Ghana’s former Ambassador to the United Kingdom, Victor Smith, has blamed the country’s developmental challenges and widespread poverty on leadership failure.
“I blame this sad situation and failure to progress quickly on the failure of leadership. This country is going to the dogs.
“People are poor and in some cases destitute and leadership is not adequately addressing the real issues to improve lives and bring progress and prosperity to the lives of the people. Leadership parochial interest has taken centre stage,” he said.
Calling for the need to traverse a new course, Mr Smith said: “Bad leadership, leading to widespread poverty and joblessness, was gradually eroding moral and social values in the nation.”
He said corruption continues to increase creating despondency and frustrations among the Ghanaian populace and citizens were gradually becoming repulsive which was a threat to the stability of the country.
“People’s frustrations are beginning to spillover and frustrated people are getting lawless, more adventurous and reckless even at the risk of their own lives,” he said.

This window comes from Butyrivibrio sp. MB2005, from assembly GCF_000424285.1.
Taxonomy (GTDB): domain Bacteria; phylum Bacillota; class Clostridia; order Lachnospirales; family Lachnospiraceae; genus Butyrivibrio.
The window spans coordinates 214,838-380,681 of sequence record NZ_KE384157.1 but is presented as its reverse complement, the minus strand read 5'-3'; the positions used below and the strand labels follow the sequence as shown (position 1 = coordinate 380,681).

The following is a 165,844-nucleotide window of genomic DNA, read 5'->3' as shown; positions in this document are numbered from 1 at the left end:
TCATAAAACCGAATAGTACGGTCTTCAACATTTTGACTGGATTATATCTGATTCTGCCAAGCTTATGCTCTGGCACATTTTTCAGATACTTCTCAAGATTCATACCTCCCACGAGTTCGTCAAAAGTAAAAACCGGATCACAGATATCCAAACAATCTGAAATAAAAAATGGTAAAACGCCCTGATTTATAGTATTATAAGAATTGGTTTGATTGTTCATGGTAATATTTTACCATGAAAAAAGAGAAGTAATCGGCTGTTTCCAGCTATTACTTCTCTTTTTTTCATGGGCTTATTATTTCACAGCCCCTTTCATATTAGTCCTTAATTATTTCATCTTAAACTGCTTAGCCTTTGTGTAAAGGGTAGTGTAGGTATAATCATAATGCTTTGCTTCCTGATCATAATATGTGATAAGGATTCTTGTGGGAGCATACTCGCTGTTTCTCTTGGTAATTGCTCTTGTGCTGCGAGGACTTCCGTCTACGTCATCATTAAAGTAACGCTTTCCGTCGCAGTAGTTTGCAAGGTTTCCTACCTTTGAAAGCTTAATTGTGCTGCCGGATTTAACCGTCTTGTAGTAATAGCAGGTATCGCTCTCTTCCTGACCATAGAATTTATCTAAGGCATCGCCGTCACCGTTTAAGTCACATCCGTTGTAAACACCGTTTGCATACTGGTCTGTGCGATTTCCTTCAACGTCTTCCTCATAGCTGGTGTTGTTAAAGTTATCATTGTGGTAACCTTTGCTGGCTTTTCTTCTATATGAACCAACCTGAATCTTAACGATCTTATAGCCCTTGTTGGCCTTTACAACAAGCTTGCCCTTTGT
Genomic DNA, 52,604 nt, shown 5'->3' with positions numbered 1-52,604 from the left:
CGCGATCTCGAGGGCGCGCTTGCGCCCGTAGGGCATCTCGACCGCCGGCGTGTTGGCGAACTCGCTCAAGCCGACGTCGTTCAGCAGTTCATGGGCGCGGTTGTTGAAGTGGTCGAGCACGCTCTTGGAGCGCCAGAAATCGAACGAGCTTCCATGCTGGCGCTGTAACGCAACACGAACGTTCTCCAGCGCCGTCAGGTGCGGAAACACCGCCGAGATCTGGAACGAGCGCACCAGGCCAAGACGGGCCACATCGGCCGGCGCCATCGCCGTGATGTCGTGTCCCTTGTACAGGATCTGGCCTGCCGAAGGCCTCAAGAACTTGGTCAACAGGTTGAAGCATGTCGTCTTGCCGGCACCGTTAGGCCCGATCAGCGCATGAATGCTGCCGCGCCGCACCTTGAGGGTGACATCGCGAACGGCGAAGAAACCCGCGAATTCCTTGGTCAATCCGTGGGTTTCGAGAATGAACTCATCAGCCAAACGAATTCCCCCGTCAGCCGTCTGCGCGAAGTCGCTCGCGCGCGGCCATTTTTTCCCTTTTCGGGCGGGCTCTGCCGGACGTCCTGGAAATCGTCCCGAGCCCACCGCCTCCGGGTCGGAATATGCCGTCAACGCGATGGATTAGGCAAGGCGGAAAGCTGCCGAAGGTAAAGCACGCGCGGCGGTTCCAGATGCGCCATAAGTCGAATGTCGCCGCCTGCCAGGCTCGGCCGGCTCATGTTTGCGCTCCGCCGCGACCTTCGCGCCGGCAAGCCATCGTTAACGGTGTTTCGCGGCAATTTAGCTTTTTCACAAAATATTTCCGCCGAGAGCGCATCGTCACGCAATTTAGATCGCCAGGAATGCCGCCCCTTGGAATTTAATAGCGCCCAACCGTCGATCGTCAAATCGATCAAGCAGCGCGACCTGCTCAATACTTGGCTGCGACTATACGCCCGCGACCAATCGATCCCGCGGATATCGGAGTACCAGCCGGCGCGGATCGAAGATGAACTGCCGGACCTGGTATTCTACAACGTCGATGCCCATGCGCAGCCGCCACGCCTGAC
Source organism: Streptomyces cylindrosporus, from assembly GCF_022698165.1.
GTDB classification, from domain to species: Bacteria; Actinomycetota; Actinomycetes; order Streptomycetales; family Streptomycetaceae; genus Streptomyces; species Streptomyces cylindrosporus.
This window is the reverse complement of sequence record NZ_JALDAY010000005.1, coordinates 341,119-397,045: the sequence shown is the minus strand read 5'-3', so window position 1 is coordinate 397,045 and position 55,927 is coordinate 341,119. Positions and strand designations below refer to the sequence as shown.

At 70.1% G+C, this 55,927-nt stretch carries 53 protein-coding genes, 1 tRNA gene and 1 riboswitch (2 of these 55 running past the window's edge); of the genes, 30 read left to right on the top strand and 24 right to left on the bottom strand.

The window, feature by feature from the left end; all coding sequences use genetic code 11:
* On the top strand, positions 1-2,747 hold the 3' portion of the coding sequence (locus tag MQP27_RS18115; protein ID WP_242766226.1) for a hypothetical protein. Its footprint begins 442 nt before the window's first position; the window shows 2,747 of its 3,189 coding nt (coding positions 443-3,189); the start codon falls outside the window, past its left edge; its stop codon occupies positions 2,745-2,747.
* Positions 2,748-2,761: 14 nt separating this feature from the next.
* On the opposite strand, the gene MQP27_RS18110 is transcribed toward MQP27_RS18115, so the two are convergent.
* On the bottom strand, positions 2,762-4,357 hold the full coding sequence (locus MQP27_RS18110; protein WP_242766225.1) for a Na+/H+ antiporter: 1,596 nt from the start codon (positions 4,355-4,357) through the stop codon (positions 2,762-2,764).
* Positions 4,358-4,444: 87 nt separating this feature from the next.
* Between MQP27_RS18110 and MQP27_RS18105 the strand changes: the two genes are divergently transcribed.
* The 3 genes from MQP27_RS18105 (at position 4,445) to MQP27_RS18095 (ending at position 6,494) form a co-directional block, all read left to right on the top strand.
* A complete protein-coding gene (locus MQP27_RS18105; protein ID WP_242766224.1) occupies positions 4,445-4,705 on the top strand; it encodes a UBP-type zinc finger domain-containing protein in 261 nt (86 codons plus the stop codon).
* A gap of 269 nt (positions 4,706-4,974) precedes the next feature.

He added: “Corruption is bad for our socio-economic growth. Corruption is denying the majority of people real progress. People are being robbed of the life they have had. Corruption is denying people justice from corrupt law enforcement officials. Corruption is hurting the poorest most but in the end, it is a great threat to the national interest of our country.”
Mr Smith made the observations when he delivered a speech at the handing over ceremony of new executives of the Koforidua Technical Institute branch of the Tertiary Education Institutions Network (TEIN) of the opposition National Democratic Congress (NDC).
According to him, governments must allow the laws of the country to work to deal with persons indicted for corruption to serve as a deterrent.
Present at the programme were some members of the Minority Caucus in Parliament including Alhaji AB Fuseini, Albert Adongo, Thomas Ampem Nyarko, and Betty Krosby.
Others included flag-bearer hopeful, Elikplim Abgemava.
Story: Freeman KORYEKPOR AWLESU
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